"In our interview last week with President Trump, he questioned whether his Democratic opponent, Joe Biden, could handle a similar encounter," Wallace reminded his viewers.
"This week, we asked the Biden campaign for an interview and they said the former vice president was not available," he continued.
"We'll keep asking every week."President Donald Trump, who posted to Twitter a video clip of Wallace calling out the Democrat, accepted his invitation last Sunday.
As Wallace pointed out, during his appearance on Fox News Sunday, Trump questioned Biden's fitness for office, arguing that the Democratic Party's presumptive presidential nominee would not be able to handle a similar grilling.
"Let Biden sit through an interview like this, he'll be on the ground crying for mommy. He'll say, 'Mommy, mommy, please take me home,'" the commander-in-chief told Wallace.
Trump suggested that the Democratic nominee is being hidden away in the "basement" of his Delaware home because members of his campaign know that he is cognitively impaired.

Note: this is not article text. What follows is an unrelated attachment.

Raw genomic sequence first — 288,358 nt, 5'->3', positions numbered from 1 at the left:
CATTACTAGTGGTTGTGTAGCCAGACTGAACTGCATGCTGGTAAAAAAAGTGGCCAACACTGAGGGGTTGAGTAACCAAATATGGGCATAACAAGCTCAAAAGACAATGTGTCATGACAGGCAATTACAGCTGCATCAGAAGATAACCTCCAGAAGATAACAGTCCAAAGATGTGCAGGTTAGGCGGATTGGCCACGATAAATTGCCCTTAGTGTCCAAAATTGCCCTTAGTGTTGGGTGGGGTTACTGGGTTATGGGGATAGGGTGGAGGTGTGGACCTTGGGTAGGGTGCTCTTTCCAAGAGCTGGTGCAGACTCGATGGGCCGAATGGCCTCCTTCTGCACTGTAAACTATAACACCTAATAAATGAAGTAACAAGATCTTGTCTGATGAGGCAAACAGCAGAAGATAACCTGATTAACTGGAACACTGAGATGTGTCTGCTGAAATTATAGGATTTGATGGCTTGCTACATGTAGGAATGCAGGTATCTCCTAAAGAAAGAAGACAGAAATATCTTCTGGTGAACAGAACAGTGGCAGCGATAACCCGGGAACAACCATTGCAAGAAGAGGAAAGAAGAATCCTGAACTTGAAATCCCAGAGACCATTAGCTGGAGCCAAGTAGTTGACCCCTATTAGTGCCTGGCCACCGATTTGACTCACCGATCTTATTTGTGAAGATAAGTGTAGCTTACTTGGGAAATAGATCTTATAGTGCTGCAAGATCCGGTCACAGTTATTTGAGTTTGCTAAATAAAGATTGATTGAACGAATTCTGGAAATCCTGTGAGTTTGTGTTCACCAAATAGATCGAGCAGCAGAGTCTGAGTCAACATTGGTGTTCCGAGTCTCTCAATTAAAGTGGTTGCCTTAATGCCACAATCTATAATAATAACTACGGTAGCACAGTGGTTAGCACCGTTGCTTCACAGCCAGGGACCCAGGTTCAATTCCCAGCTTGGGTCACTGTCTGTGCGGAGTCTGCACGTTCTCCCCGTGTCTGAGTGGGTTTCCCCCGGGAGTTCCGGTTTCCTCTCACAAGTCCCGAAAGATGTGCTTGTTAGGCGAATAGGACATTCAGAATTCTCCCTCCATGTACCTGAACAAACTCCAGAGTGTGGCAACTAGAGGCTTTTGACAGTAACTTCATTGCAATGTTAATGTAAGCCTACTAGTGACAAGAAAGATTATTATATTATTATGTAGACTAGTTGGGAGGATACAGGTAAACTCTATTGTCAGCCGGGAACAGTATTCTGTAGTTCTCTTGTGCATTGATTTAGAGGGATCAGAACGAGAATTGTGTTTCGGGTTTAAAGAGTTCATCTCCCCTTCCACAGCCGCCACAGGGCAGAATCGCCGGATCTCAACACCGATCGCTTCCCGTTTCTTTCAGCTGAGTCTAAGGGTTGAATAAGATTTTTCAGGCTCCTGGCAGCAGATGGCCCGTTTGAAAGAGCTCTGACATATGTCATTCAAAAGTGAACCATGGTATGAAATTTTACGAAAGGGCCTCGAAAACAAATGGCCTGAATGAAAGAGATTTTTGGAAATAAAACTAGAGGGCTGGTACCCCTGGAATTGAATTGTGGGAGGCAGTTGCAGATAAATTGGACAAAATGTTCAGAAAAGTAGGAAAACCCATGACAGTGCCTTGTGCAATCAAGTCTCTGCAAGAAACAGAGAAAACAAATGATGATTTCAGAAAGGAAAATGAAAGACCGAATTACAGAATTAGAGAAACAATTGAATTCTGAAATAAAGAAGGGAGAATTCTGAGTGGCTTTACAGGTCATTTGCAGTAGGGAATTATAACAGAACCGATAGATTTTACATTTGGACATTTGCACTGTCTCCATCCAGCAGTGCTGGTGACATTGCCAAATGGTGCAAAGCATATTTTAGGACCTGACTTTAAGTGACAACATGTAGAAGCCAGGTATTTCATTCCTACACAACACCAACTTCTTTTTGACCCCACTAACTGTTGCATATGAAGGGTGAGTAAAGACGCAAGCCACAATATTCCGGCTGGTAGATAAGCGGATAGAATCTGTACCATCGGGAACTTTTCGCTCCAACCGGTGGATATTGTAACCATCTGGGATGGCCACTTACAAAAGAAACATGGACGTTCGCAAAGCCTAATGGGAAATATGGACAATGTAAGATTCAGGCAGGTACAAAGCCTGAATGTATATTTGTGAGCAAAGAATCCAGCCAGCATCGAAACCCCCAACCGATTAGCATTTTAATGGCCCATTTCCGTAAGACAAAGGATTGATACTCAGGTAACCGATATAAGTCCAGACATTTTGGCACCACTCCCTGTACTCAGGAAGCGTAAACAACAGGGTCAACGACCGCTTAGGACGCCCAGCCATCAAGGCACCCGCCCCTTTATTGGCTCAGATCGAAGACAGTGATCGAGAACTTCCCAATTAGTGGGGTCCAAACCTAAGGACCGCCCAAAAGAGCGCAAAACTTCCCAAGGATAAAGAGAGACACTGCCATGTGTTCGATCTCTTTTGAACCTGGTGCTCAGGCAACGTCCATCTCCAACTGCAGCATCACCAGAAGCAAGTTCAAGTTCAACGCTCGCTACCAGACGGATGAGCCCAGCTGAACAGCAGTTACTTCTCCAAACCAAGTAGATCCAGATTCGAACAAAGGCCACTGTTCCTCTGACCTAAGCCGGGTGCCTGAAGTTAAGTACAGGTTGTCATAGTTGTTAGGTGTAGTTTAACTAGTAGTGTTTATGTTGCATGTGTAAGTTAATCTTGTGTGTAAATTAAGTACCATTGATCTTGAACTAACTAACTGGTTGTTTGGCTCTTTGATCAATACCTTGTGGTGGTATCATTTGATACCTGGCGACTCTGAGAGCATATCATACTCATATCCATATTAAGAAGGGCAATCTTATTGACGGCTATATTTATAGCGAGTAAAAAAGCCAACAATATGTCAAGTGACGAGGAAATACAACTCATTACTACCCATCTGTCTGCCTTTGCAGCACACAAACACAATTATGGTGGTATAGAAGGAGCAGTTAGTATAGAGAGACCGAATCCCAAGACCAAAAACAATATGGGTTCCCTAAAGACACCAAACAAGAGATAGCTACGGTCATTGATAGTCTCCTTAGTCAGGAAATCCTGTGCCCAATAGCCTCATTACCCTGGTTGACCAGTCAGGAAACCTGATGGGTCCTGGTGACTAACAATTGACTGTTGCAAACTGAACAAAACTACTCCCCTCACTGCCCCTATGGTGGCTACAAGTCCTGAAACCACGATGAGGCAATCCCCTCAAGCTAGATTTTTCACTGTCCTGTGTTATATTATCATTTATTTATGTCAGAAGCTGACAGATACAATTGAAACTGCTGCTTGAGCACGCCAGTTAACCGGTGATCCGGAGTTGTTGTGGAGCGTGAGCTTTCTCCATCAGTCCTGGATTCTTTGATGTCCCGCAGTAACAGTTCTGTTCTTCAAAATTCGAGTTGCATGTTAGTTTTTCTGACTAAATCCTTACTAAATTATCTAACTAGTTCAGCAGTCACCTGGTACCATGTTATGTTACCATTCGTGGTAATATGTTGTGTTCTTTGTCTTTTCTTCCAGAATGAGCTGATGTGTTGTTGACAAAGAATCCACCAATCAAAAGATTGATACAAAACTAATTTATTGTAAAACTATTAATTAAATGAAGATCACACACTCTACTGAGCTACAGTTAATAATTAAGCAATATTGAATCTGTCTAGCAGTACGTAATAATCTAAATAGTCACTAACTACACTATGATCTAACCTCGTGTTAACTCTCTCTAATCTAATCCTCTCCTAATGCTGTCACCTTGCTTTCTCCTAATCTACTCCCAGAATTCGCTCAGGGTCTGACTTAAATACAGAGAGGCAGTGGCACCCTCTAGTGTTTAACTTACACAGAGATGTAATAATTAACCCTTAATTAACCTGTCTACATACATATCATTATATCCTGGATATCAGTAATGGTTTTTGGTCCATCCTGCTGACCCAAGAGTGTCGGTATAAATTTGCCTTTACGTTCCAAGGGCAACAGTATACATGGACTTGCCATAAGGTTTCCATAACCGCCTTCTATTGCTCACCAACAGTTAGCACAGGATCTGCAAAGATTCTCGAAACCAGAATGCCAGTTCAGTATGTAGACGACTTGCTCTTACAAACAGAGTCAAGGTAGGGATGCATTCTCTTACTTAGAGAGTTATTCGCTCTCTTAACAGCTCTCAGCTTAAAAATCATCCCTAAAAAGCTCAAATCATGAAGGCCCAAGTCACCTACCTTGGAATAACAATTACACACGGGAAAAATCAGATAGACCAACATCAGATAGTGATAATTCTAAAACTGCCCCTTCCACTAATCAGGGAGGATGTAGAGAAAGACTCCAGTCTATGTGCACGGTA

Although he refused to explicitly say that Biden suffers from dementia, he argued that the former vice president "doesn't know he's alive."
To lead the country, "you have to be sharp and tough and so many other things," he asserted.
Trump also dared his opponent to take a cognitive test, claiming to have passed one with flying colors. Even after Wallace pointed out that the test seemed very easy, he insisted that Biden would not pass it.
As Fox News noted, Wallace's revelation that Biden refused to be interviewed comes after months of Republicans hitting the former Delaware senator for "hiding" from the public.
Unlike Trump, Biden has largely avoided public appearances and interviews with the press, seemingly running a low-key campaign as Trump struggles to deal with the devastation caused by the coronavirus pandemic.
Momentarily, the Democrat has no reason to change his strategy. As the publication wrote, in recent weeks, Biden has increased his polling lead over Trump, surging ahead nationwide and in key battleground states.
Averages of polling data suggest that the former Delaware senator is ahead by a comfortable margin in Michigan, Wisconsin, Florida and Pennsylvania. In 2016, when he competed against former Secretary of State Hillary Clinton, Trump won all four states. Additionally, Trump is trailing his opponent in Arizona, North Carolina and Ohio. Some polling even suggests that he is also struggling in traditionally Republican states such as Texas and Georgia.